111.1

86.1

98.6

 

8

100.0

98.6

95.7

97.2

9

99.0

96.5

97.5

97.0

 

9

103.0

104.6

90.0

97.3

10

100.0

98.4

95.5

97.0

 

10

100.0

98.5

95.2

96.9

Return

0.0%

-1.6%

-4.5%

-3.0%

 

Return

0.0%

-1.5%

-4.8%

-3.1%

 

Suddenly the returns are very scary.  Yes, the time series example is extremely volatile, but it illustrates the example that both the doubles lose money under scenarios with lots of intra-period volatility that ends up going nowhere.  The leveraged short ETF does worse, because as the index decreases in value, each 1 point of move is a greater %, so that greater % return is applied to a higher price on the short ETF.  That means the reversal is more punishing than for the leveraged long.  When the index is going up in price, each point move has less of a % impact.  Strange, but yes, that is the problem with these leveraged ETF’s.  They are not buy and hold assets, as they create losses in circumstances where the “index” didn’t move.

Stock Index Grinds Relentlessly

Day

Index

2x

-2x

Avg Dbl

 

Day

Index

2x

-2x

Avg Dbl

0

100.0

100.0

100.0

100.0

 

0

100.0

100.0

100.0

100.0

1

101.0

102.0

98.0

100.0

 

1

99.0

98.0

102.0

100.0

2

102.0

104.0

96.1

100.0

 

2

98.0

96.0

104.1

100.0

3

103.0

106.1

94.2

100.1

 

3

97.0

94.1

106.2

100.1

4

104.0

108.1

92.3

100.2

 

4

96.0

92.1

108.4

100.2

5

105.0

110.2

90.6

100.4

 

5

95.0

90.2

110.6

100.4

6

106.0

112.3

88.8

100.6

 

6

94.0

88.3

113.0

100.6

7

107.0

114.4

87.2

100.8

 

7

93.0

86.4

115.4

100.9

8

108.0

116.6

85.5

101.0

 

8

92.0

84.6

117.8

101.2

9

109.0

118.7

84.0

101.3

 

9

91.0

82.7

120.4

101.6

10

110.0

120.9

82.4

101.7

 

10

90.0

80.9

123.1

102.0

Return

10.0%

20.9%

-17.6%

1.7%

 

Return

-10.0%

-19.1%

23.1%

2.0%

 

So in this example, the double index earns more than 20% even though the index return is only 10% over the period.  Investors can’t complain about that.  Somewhat more difficult to believe is that an investment
split between the double long and the double short makes money on a move like this.  More on the downside scenario than the upside scenario – because each 1 point index move is more as a % on the downside.  This scenario highlights how well the leveraged ETF’s perform when there is minimal volatility.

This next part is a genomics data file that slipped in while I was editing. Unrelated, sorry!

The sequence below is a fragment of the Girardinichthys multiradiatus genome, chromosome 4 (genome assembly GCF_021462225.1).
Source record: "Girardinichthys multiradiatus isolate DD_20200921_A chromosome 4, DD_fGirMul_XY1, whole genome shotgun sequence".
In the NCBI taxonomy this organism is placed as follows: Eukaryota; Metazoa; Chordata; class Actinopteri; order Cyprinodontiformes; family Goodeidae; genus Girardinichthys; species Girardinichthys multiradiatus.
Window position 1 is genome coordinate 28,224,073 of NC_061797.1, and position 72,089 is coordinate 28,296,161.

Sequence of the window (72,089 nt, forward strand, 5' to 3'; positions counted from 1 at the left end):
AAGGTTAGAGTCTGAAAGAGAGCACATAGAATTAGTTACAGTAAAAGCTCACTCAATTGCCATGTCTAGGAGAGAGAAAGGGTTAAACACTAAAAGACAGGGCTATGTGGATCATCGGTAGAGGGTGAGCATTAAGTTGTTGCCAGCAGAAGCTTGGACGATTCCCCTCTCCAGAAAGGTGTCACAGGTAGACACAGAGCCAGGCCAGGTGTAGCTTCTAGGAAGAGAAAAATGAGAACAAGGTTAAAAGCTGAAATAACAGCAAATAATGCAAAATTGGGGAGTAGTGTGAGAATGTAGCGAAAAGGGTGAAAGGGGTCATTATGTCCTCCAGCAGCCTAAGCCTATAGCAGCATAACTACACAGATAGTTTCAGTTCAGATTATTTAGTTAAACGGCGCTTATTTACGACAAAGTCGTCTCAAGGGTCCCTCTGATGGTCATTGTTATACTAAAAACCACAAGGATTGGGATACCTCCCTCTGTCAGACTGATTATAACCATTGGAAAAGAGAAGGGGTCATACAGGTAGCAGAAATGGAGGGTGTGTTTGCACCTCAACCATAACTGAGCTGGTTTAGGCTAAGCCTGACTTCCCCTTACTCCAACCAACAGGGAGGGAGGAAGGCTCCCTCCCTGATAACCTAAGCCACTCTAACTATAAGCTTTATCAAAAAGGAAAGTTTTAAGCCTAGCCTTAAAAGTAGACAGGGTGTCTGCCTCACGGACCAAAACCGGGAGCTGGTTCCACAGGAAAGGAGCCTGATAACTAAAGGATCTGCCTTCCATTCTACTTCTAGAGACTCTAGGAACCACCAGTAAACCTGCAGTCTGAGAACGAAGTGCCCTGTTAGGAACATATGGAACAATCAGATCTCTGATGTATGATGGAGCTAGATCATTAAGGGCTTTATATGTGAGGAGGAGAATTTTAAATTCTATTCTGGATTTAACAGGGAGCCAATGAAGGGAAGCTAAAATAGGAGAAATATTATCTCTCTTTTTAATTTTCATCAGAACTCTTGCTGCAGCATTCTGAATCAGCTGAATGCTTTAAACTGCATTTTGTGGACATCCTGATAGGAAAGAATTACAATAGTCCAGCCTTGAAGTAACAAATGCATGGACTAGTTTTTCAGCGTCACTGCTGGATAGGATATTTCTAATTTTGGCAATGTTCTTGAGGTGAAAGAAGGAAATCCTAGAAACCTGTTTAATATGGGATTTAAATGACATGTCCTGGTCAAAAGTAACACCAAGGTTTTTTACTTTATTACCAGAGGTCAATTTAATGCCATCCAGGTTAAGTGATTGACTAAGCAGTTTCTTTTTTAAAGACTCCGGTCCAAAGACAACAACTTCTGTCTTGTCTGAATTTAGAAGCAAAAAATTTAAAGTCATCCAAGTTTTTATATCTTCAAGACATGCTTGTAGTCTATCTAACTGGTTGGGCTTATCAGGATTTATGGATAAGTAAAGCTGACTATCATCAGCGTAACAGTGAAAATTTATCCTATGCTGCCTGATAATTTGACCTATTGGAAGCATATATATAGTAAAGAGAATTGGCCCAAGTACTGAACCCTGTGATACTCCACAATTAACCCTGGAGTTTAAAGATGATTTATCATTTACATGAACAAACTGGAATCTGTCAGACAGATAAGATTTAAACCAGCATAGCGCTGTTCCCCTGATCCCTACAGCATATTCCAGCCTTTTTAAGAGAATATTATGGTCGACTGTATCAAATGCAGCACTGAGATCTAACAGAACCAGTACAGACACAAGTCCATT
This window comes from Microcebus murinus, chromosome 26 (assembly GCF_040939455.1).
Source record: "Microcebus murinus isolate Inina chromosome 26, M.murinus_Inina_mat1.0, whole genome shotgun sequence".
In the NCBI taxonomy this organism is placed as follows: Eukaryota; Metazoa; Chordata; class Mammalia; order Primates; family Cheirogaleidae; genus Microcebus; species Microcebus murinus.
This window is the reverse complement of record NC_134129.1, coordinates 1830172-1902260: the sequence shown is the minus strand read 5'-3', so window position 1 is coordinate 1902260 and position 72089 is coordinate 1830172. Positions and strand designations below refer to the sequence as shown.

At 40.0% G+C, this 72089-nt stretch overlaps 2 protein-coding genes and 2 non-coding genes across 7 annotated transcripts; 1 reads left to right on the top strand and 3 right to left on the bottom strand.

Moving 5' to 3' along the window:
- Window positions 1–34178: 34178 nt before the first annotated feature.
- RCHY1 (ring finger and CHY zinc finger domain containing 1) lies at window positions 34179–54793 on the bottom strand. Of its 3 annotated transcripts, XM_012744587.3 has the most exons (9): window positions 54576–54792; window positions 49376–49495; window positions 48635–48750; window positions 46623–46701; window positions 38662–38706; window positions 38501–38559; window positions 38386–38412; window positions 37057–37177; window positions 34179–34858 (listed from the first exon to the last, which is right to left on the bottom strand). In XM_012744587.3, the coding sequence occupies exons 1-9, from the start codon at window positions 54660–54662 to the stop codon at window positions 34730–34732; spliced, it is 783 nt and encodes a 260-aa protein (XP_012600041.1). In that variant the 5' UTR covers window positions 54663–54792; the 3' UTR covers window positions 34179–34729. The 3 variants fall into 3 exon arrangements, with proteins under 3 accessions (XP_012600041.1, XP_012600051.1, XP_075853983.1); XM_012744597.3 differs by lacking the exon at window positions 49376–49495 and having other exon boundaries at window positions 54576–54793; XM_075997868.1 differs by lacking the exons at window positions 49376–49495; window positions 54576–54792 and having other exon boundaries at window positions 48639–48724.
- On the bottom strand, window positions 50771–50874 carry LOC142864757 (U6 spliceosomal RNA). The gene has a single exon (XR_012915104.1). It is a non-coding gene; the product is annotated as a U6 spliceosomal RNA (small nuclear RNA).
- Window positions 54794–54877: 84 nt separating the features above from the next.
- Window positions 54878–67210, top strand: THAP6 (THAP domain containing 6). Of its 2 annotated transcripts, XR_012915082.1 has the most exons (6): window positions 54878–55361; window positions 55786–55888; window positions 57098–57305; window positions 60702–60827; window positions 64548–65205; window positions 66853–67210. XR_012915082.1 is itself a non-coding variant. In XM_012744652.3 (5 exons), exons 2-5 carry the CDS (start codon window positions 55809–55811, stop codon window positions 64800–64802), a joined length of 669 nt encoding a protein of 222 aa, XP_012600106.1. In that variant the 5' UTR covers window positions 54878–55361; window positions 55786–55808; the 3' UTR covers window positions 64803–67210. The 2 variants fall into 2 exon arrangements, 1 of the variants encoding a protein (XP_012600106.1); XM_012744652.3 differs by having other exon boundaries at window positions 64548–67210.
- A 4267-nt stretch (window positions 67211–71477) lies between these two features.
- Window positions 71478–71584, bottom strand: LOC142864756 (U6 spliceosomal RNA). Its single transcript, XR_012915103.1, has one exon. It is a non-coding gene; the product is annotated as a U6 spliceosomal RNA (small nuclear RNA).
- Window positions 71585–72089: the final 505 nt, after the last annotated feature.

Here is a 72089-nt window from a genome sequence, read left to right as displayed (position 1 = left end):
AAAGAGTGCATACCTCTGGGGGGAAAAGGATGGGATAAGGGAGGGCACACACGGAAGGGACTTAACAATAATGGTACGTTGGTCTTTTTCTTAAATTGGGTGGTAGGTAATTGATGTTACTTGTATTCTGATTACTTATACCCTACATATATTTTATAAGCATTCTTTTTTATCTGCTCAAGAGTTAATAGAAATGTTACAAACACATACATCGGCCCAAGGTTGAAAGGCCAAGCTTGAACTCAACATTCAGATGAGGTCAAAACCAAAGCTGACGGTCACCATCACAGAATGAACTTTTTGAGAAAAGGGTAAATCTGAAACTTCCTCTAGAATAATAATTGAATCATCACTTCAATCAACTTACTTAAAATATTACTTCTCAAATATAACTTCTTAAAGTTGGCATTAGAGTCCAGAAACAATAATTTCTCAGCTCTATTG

A Gap Move where next period continues the Move

Day

Index

2x

-2x

Avg Dbl

 

Day

Index

2x

-2x

Avg Dbl

0

100.0

100.0

100.0

100.0

 

0

100.0

100.0

100.0

100.0

1

100.0

100.0

100.0

100.0

 

1

100.0

100.0

100.0

100.0

2

100.0

100.0

100.0

100.0

 

2

100.0

100.0

100.0

100.0

3

100.0

100.0

100.0

100.0

 

3

100.0

100.0

100.0

100.0

4

100.0

100.0

100.0

100.0

 

4

100.0

100.0

100.0

100.0

5

100.0

100.0

100.0

100.0

 

5

100.0

100.0

100.0

100.0

6

100.0

100.0

100.0

100.0

 

6

100.0

100.0

100.0

100.0

7

100.0

100.0

100.0

100.0

 

7

100.0

100.0

100.0

100.0

8

100.0

100.0

100.0

100.0

 

8

100.0

100.0

100.0

100.0

9

108.0

116.0

84.0

100.0

 

9

92.0

84.0

116.0

100.0

10

110.0

120.3

80.9

100.6

 

10

90.0

80.3

121.0

100.7

Return

10.0%

20.3%

-19.1%

0.6%

 

Return

-10.0%

-19.7%

21.0%

0.7%

 

So in this scenario we see a big gap in price right near the end of the period.  The next period adds to the move.  The double ETF’s outperform in that the long would be up 20.3% on a 10% move, and the short would be
up 21% on a -10% move.  The second day’s move is what drives the divergence.  Again, an investment equally weighted in both the doubles would have a positive return.

A Gap Move with Retracement

Day

Index

2x

-2x

Avg Dbl

 

Day

Index

2x

-2x

Avg Dbl

0

100.0

100.0

100.0

100.0

 

0

100.0

100.0

100.0

100.0

1

100.0

100.0

100.0

100.0

 

1

100.0

100.0

100.0